I, like most people, watch dramas to escape my busy life. It allows me time to fully disengage my brain from the linear, highly organized, scheduled, and structured work day and lets me exercise my emotional, intuitive, and musical side. What’s great about it is that I can still feel “emo,” without actually having to deal with the aftermath. I prefer romances for this reason. Being in a relationship myself, I can feel the angst, without actually having to live it, which people would think is crazy that I crave angst, but I do. But I don’t crave real-life drama—not in the least. I don’t deal well with stress in my personal life. I shut it out. I ignore or avoid confrontation until it can’t be ignored (which is usually much worse than if I would have just taken my head out of the sand and dealt with it in the first place). There’s a reason I don’t work in a highly stressful environment. So when three dramas came flooding out of my screen and into my real world, I was not prepared for the effect it would have in my real life. Effects that I couldn’t ignore.
I continue to watch more dramas every year. I’m still relatively new to the Kdrama scene, so I’m still unsure what genres I really enjoy. I saw nine currently airing dramas to completion, two that I dropped over half-way through (Pretty Noona, I’m looking at you) and two older dramas this year. I enjoy beauty: in cinematography, in music, in actors, and a good, angsty story for the most part. So when I started LIVE, for a beautiful actor (Shin Dong-Wook), I wasn’t prepared for what it would do to me. This was very close to real life, which I tend not to like much in my dramas. In my profession, I get to know all my patients personally, and sometimes I see people who have been abused and neglected who tell me their trials. I am also a director of a student rotation where we require a day spent with a victim advocacy clinic, where they see and hear firsthand accounts of children who have had atrocious things happen to them. I normally avoid stories in fiction that remind me of these real life atrocities. But then came LIVE where a precinct of law enforcement individuals took on human trafficking, murder, abuse and neglect, everything I try to avoid, came out of my television and into my living room. But I didn’t stop watching. I saw a broken marriage repaired in front of me. I saw lost people find a purpose in life. I saw those at the end of life repent and be forgiven for their past abuses. I saw relationships between parents and children healed. I saw how much love each of these individuals had for each other. And all those things that I had a hard time reconciling in my own life seemed not so daunting anymore. I saw the good which was born out of the bad, and a Korean adoptee I recently met reminded meof this as well. It was her birth that brought to light the unspeakable tragedies her mother endured, and a better life for her mother’s family.But ultimately, a better life for her.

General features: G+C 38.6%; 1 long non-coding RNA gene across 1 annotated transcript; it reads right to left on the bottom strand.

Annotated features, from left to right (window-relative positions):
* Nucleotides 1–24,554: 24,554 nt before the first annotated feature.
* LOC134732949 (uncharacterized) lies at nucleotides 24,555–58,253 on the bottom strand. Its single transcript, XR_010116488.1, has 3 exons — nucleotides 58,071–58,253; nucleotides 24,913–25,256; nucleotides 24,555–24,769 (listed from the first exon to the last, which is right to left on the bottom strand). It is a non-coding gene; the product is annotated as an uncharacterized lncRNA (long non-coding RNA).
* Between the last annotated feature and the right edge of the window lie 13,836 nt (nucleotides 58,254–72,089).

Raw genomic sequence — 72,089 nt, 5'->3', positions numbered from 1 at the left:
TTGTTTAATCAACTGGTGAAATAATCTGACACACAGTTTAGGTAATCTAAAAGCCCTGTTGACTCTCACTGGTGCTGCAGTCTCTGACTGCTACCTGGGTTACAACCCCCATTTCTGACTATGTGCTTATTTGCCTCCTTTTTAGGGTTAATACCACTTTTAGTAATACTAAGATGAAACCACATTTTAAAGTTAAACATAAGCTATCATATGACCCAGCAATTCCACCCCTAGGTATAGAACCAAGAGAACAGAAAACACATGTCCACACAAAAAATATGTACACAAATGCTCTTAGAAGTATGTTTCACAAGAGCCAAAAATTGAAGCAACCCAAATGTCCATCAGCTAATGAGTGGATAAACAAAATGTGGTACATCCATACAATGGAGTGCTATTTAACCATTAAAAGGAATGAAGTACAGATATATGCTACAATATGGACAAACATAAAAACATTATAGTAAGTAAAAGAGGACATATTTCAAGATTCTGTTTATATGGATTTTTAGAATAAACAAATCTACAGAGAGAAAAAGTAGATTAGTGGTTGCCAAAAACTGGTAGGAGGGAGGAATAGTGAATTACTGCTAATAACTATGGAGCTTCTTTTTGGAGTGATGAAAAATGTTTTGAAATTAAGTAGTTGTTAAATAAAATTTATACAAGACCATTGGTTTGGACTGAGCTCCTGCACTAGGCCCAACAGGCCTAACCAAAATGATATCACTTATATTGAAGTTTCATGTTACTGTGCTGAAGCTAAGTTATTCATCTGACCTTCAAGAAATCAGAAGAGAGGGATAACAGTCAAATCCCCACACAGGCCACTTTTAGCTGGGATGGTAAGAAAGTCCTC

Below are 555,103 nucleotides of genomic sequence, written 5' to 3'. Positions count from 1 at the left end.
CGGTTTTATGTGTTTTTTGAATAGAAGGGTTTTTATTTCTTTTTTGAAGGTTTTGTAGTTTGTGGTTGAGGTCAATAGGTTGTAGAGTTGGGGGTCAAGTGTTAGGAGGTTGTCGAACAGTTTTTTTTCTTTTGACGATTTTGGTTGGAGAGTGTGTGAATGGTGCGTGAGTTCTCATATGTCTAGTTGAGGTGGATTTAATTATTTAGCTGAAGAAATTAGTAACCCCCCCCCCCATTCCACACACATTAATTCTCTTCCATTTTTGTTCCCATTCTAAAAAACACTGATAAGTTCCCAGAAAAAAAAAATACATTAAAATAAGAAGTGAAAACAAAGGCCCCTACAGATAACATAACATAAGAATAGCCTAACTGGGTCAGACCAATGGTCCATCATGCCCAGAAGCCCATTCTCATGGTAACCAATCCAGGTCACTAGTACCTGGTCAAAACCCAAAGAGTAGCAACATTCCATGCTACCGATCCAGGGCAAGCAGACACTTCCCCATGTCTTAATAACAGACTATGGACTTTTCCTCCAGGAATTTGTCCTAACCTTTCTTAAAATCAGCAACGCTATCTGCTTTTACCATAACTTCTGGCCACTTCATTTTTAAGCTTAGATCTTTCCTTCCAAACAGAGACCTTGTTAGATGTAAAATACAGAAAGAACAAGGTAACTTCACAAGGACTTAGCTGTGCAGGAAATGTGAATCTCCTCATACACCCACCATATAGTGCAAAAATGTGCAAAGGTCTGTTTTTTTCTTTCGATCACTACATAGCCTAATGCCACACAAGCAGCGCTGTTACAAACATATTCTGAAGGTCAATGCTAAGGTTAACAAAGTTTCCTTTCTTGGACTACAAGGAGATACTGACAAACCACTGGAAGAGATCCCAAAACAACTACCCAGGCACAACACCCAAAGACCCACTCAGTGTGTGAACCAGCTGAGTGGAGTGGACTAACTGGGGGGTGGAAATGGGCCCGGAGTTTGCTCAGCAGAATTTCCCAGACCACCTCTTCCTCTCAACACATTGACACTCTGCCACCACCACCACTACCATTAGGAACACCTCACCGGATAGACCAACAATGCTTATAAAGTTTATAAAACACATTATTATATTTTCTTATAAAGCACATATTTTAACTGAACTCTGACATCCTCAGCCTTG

Then came a pair of dramas that surprised me, dramas that I didn’t have the time to be watching at the same time, but every week, I found time for them. I couldn’t ignore them, because they spoke to me. Let’s Eat 3 and Thirty but Seventeen were both on my radar for, of course, the leads in them (Yoon Doo-joon and Yang Se-jong, respectively). but they ended up being much more.